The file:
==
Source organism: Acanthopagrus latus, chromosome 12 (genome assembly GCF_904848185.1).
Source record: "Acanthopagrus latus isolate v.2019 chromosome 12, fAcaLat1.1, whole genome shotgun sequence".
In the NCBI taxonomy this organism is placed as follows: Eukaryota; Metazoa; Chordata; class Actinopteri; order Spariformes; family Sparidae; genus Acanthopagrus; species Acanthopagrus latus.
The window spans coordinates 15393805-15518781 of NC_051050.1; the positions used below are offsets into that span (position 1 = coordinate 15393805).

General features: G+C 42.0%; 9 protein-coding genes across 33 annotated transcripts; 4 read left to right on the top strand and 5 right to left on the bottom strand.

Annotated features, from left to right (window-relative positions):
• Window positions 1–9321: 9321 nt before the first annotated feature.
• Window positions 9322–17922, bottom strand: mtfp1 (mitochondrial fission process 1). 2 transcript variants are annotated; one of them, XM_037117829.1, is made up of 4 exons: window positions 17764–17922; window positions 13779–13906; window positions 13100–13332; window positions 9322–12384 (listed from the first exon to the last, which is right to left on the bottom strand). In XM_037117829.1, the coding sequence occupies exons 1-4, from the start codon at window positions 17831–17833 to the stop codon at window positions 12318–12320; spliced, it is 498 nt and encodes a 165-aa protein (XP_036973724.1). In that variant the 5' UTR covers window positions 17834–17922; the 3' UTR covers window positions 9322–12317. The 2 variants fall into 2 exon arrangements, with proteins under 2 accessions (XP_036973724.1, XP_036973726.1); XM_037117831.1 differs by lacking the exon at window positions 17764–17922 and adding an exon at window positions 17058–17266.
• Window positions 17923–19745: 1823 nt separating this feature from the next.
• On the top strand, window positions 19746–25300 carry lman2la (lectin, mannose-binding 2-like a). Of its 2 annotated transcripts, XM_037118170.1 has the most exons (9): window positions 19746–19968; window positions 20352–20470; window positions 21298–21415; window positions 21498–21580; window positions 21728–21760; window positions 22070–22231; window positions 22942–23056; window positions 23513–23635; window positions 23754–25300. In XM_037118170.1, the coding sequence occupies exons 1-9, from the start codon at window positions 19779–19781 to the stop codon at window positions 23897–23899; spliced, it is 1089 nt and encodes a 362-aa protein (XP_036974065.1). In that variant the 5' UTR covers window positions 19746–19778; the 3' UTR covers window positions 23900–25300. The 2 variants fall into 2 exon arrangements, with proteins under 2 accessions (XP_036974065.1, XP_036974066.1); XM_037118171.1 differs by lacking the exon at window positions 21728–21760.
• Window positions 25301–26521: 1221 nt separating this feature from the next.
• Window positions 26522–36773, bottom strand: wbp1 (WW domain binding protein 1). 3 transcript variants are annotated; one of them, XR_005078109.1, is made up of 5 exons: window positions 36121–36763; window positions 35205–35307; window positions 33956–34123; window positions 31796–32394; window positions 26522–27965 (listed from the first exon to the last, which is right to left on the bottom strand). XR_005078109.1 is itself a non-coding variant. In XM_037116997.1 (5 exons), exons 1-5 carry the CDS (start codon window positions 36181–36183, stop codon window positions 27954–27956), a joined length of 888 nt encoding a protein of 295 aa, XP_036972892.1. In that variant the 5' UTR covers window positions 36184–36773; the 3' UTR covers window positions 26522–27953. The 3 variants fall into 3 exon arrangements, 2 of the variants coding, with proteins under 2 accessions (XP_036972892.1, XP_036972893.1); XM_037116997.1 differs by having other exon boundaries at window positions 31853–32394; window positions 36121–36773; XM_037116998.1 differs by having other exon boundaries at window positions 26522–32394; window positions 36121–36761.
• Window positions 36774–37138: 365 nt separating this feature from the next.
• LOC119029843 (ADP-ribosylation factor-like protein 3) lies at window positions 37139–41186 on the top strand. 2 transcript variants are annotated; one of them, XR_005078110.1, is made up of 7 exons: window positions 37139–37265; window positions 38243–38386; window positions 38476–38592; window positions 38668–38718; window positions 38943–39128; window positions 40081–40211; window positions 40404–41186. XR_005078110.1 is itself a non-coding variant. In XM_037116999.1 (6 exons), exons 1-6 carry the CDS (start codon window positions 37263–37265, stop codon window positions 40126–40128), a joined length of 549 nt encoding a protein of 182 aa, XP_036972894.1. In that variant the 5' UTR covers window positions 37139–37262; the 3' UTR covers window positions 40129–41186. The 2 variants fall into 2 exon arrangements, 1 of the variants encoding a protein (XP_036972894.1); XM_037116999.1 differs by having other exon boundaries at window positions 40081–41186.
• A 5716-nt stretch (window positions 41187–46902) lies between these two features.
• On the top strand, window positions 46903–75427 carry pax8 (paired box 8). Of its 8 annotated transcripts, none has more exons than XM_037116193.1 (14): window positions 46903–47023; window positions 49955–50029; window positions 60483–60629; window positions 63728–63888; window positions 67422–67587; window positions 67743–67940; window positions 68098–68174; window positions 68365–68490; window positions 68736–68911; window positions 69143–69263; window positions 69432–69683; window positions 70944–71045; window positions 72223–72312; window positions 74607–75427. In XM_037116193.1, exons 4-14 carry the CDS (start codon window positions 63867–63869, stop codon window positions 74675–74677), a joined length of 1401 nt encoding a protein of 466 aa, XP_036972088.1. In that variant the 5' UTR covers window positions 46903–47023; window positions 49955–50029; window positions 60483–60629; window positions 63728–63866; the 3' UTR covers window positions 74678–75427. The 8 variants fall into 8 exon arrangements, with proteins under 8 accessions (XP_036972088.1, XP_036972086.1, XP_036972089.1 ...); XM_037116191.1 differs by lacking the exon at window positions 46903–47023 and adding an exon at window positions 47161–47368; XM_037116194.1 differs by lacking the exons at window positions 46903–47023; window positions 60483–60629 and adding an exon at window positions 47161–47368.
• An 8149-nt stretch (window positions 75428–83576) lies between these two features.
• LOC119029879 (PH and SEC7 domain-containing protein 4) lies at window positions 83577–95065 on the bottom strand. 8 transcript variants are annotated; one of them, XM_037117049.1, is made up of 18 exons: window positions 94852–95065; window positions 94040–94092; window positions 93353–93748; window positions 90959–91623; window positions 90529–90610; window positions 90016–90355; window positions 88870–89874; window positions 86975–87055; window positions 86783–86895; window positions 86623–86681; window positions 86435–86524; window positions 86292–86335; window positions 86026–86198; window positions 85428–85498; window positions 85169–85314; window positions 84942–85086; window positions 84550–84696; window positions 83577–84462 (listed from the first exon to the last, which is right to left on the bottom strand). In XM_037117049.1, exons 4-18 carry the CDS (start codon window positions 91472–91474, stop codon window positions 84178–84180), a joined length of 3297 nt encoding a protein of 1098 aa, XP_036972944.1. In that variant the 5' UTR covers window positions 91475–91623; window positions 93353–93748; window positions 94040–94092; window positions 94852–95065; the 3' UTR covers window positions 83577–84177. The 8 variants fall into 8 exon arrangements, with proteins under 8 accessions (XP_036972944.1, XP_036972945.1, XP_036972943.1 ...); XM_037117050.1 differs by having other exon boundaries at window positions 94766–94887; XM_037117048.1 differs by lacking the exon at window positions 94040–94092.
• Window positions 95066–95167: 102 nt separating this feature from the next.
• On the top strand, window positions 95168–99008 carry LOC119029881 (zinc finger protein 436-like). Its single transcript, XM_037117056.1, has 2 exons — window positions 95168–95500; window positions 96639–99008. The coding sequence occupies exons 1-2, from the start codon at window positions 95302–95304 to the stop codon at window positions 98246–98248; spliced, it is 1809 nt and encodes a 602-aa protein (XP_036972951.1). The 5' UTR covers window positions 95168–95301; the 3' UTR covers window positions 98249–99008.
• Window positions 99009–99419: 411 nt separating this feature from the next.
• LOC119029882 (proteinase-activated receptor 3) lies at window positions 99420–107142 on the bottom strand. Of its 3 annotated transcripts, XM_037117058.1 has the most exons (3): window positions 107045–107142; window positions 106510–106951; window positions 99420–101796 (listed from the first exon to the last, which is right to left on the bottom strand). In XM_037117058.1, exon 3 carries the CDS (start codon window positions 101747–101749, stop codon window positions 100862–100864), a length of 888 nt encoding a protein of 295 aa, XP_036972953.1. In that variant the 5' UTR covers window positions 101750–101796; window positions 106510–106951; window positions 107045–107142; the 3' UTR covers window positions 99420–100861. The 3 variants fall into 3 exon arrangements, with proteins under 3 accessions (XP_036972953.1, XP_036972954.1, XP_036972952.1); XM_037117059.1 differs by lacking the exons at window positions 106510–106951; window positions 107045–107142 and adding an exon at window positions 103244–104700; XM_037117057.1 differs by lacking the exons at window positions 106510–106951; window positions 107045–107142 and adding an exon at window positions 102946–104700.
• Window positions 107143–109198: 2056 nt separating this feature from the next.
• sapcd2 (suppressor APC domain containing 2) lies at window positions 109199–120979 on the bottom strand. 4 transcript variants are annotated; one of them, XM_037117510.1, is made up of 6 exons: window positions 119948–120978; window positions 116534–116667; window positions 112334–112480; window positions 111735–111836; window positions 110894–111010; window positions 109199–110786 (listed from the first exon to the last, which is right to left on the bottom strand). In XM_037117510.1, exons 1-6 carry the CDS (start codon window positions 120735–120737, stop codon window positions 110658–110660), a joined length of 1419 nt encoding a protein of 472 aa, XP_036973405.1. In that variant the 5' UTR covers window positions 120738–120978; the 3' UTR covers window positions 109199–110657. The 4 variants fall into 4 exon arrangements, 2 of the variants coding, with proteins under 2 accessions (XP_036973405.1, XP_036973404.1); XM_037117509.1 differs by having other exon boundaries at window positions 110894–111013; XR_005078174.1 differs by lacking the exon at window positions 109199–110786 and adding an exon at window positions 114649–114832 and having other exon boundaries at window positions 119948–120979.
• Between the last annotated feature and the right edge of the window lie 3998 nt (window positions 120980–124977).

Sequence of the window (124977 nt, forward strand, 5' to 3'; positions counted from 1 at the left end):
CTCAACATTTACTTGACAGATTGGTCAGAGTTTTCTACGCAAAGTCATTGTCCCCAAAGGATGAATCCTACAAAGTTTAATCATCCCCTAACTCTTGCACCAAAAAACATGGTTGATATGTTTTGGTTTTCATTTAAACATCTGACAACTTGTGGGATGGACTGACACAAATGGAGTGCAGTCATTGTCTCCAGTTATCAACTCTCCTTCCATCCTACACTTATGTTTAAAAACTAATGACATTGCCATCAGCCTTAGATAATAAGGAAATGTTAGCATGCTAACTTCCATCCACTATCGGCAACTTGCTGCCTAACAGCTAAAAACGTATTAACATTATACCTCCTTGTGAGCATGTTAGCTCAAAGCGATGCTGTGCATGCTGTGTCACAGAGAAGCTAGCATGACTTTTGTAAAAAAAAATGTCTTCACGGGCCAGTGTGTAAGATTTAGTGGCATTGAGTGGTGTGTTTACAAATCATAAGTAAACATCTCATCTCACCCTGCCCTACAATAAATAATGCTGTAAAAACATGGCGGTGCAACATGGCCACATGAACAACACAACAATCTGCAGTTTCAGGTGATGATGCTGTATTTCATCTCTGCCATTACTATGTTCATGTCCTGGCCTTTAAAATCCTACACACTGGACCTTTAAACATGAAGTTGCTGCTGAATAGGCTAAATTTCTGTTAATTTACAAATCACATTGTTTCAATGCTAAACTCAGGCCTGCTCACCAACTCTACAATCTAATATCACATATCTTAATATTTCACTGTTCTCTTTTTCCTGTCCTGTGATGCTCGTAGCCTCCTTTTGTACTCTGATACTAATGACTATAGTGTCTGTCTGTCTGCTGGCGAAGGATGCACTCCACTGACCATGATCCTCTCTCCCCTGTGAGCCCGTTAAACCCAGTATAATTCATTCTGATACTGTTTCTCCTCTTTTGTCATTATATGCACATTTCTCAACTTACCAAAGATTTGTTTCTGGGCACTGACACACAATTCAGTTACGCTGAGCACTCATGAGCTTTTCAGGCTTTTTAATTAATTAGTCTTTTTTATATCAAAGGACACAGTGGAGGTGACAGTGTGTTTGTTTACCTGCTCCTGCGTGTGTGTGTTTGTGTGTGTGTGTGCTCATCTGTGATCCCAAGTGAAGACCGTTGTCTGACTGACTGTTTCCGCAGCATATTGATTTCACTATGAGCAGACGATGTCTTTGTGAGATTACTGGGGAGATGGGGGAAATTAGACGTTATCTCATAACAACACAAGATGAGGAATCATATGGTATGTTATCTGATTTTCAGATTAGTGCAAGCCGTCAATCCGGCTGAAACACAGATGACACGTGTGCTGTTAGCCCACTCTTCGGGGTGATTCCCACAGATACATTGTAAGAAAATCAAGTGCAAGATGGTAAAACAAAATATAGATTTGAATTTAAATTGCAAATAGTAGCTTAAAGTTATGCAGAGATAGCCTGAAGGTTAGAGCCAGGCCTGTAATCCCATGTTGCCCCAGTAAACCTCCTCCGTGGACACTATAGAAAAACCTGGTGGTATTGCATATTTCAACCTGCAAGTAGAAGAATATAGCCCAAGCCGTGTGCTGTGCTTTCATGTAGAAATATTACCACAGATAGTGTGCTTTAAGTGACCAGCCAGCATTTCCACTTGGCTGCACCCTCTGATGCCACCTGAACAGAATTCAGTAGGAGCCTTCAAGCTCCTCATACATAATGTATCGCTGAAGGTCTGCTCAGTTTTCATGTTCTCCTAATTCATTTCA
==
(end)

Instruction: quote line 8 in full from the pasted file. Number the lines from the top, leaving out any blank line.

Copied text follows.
• Window positions 9322–17922, bottom strand: mtfp1 (mitochondrial fission process 1). 2 transcript variants are annotated; one of them, XM_037117829.1, is made up of 4 exons: window positions 17764–17922; window positions 13779–13906; window positions 13100–13332; window positions 9322–12384 (listed from the first exon to the last, which is right to left on the bottom strand). In XM_037117829.1, the coding sequence occupies exons 1-4, from the start codon at window positions 17831–17833 to the stop codon at window positions 12318–12320; spliced, it is 498 nt and encodes a 165-aa protein (XP_036973724.1). In that variant the 5' UTR covers window positions 17834–17922; the 3' UTR covers window positions 9322–12317. The 2 variants fall into 2 exon arrangements, with proteins under 2 accessions (XP_036973724.1, XP_036973726.1); XM_037117831.1 differs by lacking the exon at window positions 17764–17922 and adding an exon at window positions 17058–17266.